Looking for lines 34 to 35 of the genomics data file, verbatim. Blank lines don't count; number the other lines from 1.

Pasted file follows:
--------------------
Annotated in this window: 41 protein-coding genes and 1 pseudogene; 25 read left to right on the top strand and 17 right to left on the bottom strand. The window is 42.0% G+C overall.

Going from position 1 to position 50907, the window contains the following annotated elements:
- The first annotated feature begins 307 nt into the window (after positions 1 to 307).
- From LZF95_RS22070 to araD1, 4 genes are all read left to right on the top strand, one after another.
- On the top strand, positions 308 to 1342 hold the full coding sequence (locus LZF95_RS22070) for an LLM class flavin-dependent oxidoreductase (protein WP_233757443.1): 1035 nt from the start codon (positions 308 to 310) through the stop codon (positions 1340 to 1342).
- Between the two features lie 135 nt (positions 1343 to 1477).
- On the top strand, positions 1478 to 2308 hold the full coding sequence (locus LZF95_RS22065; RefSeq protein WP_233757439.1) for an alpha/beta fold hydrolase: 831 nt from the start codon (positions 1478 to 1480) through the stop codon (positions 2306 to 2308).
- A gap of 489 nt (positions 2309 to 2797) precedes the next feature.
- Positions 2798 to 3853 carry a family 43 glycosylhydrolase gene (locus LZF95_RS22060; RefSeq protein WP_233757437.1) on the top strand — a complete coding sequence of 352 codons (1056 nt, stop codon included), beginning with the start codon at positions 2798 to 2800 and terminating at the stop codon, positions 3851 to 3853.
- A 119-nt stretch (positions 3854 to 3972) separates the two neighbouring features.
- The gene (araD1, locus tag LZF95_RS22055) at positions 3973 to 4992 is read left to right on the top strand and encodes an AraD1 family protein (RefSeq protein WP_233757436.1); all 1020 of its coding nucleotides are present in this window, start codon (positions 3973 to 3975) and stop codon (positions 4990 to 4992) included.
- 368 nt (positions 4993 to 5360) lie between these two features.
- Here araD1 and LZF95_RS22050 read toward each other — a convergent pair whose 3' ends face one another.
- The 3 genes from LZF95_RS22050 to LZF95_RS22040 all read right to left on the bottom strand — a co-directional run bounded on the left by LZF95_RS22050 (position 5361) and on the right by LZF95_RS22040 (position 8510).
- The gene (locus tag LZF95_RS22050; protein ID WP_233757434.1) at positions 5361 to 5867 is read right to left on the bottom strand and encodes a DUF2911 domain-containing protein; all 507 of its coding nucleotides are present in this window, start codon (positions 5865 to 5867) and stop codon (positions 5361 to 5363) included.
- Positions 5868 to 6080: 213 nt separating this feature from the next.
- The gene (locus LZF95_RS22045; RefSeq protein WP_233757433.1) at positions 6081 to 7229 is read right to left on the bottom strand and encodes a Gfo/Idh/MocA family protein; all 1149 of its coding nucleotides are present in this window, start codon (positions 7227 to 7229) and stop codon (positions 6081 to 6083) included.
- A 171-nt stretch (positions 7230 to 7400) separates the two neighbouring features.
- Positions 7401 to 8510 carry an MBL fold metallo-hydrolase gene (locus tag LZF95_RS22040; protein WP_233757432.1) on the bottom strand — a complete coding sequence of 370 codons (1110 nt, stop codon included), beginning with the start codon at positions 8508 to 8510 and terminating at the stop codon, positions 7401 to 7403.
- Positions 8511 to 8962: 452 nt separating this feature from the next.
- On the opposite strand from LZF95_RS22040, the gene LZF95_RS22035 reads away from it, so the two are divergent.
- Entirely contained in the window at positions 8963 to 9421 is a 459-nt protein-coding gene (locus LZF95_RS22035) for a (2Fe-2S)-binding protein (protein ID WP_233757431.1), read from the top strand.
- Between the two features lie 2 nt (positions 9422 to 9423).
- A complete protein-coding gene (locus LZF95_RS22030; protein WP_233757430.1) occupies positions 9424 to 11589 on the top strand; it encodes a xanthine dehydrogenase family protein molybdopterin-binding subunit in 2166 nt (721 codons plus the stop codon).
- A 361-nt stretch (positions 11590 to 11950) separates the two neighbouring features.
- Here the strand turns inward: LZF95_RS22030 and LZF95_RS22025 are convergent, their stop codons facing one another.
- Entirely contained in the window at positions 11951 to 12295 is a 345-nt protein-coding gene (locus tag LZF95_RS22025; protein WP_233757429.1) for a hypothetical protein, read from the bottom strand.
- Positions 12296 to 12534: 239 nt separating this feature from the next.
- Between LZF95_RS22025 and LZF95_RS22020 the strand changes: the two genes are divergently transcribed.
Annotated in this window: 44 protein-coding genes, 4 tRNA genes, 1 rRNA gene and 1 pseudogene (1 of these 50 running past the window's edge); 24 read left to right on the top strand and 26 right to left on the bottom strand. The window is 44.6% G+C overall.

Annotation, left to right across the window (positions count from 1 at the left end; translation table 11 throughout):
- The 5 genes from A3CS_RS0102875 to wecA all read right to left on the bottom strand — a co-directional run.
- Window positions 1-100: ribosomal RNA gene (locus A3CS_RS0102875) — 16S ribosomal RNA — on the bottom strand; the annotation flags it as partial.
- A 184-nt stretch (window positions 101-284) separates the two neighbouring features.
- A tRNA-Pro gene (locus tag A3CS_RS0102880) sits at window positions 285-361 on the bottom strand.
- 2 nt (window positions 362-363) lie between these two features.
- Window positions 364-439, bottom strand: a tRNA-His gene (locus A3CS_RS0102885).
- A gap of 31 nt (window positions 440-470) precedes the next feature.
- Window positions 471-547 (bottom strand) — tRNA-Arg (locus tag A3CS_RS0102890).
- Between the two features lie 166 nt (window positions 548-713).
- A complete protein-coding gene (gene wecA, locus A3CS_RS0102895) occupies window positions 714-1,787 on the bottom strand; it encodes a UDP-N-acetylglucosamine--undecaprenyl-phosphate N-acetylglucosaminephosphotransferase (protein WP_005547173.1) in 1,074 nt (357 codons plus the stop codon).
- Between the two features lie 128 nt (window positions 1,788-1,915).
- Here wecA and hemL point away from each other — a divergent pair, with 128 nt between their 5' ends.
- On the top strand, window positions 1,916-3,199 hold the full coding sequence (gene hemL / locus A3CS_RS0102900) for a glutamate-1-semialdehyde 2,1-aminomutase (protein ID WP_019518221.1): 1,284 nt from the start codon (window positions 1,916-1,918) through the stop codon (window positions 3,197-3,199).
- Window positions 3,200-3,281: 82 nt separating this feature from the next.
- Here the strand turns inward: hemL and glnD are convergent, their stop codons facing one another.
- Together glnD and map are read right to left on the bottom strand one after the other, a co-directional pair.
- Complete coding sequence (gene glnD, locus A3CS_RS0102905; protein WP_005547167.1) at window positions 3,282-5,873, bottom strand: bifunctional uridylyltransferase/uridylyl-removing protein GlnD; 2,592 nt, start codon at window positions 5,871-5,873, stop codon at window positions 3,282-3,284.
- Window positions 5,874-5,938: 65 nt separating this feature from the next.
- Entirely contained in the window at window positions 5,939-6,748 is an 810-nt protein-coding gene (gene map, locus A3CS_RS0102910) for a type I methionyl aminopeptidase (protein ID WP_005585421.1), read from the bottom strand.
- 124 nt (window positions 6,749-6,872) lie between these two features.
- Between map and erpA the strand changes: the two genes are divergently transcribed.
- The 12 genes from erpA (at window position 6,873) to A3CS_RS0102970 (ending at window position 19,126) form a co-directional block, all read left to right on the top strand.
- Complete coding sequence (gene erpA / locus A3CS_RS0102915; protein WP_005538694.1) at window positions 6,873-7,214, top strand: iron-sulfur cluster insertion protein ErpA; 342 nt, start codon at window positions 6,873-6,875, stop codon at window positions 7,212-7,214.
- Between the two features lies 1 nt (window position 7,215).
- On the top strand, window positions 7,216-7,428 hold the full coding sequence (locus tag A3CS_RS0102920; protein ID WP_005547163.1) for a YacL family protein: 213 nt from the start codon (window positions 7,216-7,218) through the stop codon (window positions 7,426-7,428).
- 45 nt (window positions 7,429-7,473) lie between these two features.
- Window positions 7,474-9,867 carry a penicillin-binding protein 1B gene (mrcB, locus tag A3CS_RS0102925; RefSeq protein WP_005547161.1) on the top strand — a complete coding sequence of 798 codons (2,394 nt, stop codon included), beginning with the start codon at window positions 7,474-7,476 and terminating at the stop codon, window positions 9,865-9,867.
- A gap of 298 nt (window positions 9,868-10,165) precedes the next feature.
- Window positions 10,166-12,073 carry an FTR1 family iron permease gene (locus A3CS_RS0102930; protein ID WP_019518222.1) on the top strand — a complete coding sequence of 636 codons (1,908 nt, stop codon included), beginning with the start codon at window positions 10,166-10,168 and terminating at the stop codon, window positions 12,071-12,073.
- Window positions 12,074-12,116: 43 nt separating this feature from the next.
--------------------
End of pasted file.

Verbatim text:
- A 184-nt stretch (window positions 101-284) separates the two neighbouring features.
- A tRNA-Pro gene (locus tag A3CS_RS0102880) sits at window positions 285-361 on the bottom strand.